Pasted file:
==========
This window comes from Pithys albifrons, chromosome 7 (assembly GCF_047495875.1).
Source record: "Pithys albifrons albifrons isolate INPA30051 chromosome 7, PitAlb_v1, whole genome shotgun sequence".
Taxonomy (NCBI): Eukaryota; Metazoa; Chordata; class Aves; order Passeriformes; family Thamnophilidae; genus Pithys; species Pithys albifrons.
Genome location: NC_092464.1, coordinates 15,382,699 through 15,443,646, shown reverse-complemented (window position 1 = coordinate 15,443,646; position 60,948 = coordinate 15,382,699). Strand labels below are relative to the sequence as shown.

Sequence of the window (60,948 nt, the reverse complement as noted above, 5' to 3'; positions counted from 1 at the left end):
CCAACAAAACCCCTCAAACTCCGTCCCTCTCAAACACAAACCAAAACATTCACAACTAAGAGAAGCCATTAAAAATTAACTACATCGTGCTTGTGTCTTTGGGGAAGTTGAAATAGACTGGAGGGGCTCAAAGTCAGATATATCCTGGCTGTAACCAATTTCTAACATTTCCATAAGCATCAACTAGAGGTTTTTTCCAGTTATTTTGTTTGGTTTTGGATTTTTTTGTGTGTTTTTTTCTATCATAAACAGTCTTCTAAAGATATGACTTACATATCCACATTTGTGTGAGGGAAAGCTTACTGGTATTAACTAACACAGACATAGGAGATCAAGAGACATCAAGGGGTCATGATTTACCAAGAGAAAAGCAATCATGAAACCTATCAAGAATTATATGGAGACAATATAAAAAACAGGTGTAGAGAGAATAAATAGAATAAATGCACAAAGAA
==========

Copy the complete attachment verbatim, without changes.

This window comes from Pithys albifrons, chromosome 7 (assembly GCF_047495875.1).
Source record: "Pithys albifrons albifrons isolate INPA30051 chromosome 7, PitAlb_v1, whole genome shotgun sequence".
Taxonomy (NCBI): Eukaryota; Metazoa; Chordata; class Aves; order Passeriformes; family Thamnophilidae; genus Pithys; species Pithys albifrons.
Genome location: NC_092464.1, coordinates 15,382,699 through 15,443,646, shown reverse-complemented (window position 1 = coordinate 15,443,646; position 60,948 = coordinate 15,382,699). Strand labels below are relative to the sequence as shown.

Sequence of the window (60,948 nt, the reverse complement as noted above, 5' to 3'; positions counted from 1 at the left end):
CCAACAAAACCCCTCAAACTCCGTCCCTCTCAAACACAAACCAAAACATTCACAACTAAGAGAAGCCATTAAAAATTAACTACATCGTGCTTGTGTCTTTGGGGAAGTTGAAATAGACTGGAGGGGCTCAAAGTCAGATATATCCTGGCTGTAACCAATTTCTAACATTTCCATAAGCATCAACTAGAGGTTTTTTCCAGTTATTTTGTTTGGTTTTGGATTTTTTTGTGTGTTTTTTTCTATCATAAACAGTCTTCTAAAGATATGACTTACATATCCACATTTGTGTGAGGGAAAGCTTACTGGTATTAACTAACACAGACATAGGAGATCAAGAGACATCAAGGGGTCATGATTTACCAAGAGAAAAGCAATCATGAAACCTATCAAGAATTATATGGAGACAATATAAAAAACAGGTGTAGAGAGAATAAATAGAATAAATGCACAAAGAA